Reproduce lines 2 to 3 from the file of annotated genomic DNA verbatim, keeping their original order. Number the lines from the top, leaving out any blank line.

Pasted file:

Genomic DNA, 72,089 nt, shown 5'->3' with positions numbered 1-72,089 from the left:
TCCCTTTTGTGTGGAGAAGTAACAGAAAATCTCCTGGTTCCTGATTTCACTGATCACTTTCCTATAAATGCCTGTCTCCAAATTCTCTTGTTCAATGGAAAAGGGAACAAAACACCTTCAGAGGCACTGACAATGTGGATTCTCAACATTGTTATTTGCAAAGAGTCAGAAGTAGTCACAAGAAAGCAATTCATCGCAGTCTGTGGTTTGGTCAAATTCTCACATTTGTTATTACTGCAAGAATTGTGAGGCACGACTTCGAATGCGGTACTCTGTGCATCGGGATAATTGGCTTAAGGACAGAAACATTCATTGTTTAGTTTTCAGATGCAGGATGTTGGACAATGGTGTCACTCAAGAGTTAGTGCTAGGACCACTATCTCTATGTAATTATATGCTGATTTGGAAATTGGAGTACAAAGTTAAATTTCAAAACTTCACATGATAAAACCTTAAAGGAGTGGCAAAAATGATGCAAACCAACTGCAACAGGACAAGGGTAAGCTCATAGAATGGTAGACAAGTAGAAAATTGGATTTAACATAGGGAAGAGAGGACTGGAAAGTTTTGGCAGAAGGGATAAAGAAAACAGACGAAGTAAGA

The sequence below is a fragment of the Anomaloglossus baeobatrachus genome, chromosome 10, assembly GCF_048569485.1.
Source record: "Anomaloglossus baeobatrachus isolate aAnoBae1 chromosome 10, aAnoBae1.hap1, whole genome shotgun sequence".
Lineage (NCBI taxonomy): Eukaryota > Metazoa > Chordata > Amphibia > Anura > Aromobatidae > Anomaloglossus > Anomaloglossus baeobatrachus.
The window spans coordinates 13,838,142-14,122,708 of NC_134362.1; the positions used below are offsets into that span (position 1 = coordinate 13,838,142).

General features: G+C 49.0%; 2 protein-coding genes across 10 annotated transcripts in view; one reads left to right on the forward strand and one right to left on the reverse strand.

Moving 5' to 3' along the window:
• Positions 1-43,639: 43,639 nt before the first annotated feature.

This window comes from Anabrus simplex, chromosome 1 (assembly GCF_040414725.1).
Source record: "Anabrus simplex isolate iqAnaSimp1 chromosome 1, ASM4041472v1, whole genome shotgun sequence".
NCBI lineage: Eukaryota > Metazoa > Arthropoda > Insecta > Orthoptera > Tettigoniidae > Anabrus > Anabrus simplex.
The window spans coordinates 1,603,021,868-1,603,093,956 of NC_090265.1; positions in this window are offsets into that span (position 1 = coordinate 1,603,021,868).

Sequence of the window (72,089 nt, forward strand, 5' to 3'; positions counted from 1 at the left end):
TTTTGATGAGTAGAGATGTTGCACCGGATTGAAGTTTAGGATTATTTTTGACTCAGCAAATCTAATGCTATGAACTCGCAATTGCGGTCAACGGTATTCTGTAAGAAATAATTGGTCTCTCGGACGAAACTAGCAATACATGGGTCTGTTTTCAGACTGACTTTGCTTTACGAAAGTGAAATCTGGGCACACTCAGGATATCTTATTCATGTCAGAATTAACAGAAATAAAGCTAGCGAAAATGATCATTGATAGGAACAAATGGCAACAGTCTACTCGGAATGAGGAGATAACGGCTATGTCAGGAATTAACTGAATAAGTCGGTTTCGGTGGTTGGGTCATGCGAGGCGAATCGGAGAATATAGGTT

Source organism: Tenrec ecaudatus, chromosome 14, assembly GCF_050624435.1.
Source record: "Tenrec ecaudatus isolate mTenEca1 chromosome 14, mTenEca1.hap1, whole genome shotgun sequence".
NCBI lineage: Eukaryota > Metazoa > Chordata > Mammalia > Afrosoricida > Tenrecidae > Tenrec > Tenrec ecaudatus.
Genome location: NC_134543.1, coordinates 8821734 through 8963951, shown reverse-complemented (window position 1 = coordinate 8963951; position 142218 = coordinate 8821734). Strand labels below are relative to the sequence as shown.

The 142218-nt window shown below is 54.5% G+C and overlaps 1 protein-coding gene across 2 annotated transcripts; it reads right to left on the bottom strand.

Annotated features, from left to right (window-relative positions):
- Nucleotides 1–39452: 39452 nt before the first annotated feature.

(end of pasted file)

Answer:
TCCCTTTTGTGTGGAGAAGTAACAGAAAATCTCCTGGTTCCTGATTTCACTGATCACTTTCCTATAAATGCCTGTCTCCAAATTCTCTTGTTCAATGGAAAAGGGAACAAAACACCTTCAGAGGCACTGACAATGTGGATTCTCAACATTGTTATTTGCAAAGAGTCAGAAGTAGTCACAAGAAAGCAATTCATCGCAGTCTGTGGTTTGGTCAAATTCTCACATTTGTTATTACTGCAAGAATTGTGAGGCACGACTTCGAATGCGGTACTCTGTGCATCGGGATAATTGGCTTAAGGACAGAAACATTCATTGTTTAGTTTTCAGATGCAGGATGTTGGACAATGGTGTCACTCAAGAGTTAGTGCTAGGACCACTATCTCTATGTAATTATATGCTGATTTGGAAATTGGAGTACAAAGTTAAATTTCAAAACTTCACATGATAAAACCTTAAAGGAGTGGCAAAAATGATGCAAACCAACTGCAACAGGACAAGGGTAAGCTCATAGAATGGTAGACAAGTAGAAAATTGGATTTAACATAGGGAAGAGAGGACTGGAAAGTTTTGGCAGAAGGGATAAAGAAAACAGACGAAGTAAGA

The sequence below is a fragment of the Anomaloglossus baeobatrachus genome, chromosome 10, assembly GCF_048569485.1.